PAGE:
|The Visual Learning Style - About Visual Learning Styles|
Many people have a natural understanding of what it might mean to be a visual learner simply by the title of this particular learning preference. Clearly, there is an emphasis on visual materials and learning most effective through the use of what is seen rather than what is heard or read. To delineate the differences between the visual learning style and others, it is helpful to consider the different learning styles by putting yourself in the shoes of a coach. It is up to a coach, much like any other kind of instructor, to communicate through coaching this material to a group with diverse learning styles so that that group may then go forth and put what was learned into instant action—on the field, court, or other athletic venue.
One of the reasons why the coaching analogy is best for discussing learning styles is because the information given by a coach must be immediately applied and often, in the heat of the game, quickly applied. For instance, a coach needs to be able to take a fast time-out in order to quickly describe a play so that it can be used immediately. If even one of the players did not grasp what was being communicated, it can mean the difference between winning or losing.
For the visual learner, using items with visual aids about how plays and other in-game actions are to take place such as playbooks is one of the best ways to teach, at least in terms of coaching, thus in teaching as well. (Baribeau 2007). For these players, it is the best strategy to use these visual materials and, in the case of complicated plays, chalkboards and computer simulations of actual player movements. The players who have a visual learning preference can then see instantly how the play or move is supposed to work and can implement it immediately by replicating what they just saw. This is the same thing for teachers of more structured subjects—they can present a “playbook” in the form of drawings and other illustrations using overhead projectors, presentations, or other disseminated drawn materials to highlight important concepts and their “players” can then use these during the game—which in the case of the classroom is a test.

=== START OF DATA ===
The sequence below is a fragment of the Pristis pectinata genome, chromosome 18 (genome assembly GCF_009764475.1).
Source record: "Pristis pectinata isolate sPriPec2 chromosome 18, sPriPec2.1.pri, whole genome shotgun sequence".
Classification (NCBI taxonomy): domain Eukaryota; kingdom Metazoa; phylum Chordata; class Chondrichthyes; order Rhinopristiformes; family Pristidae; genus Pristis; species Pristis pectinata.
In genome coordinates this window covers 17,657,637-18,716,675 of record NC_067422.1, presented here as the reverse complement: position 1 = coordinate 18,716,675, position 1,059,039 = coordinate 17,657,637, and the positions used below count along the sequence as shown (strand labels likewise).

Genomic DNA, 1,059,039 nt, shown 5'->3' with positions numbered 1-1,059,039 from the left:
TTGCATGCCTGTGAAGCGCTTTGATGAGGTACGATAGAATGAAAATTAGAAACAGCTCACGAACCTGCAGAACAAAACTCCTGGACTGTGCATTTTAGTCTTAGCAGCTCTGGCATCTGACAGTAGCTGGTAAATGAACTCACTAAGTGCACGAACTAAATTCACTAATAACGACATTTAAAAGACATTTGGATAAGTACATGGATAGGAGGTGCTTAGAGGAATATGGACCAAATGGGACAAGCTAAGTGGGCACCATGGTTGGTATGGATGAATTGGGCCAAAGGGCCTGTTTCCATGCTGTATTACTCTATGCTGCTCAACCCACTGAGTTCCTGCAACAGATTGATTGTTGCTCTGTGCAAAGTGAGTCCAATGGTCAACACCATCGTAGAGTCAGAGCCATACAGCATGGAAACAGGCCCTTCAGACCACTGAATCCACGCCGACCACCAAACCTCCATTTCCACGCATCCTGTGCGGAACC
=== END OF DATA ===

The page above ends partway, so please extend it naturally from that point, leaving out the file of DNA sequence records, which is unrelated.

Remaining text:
While kinesthetic and auditory learners can benefit from these same visual representations as supplements, for visual learners, the key is to “show” them how their actions on the field, court, or at their desk should work. Other learning preferences may prefer that you explain in great detail or present a long narrative that they can take home and read before putting their learning into practice. Visual learners need to see in order to do and this can be valuable to coaches and any other kind of instructor, especially when you can watch what you’ve shown repeated back exactly.
As a coach, just like with any other instructor, you would want to be able to relate information that can be processed as quickly and thoroughly as possible, but you also want that information to be immediately available for use by your player so that he or she can immediately go and implement that knowledge during the contest. Coaches are not much different than instructors of any other subject, the only difference is that their teaching results in active versus inactive (sitting to take a test, for example) production of the results of teaching.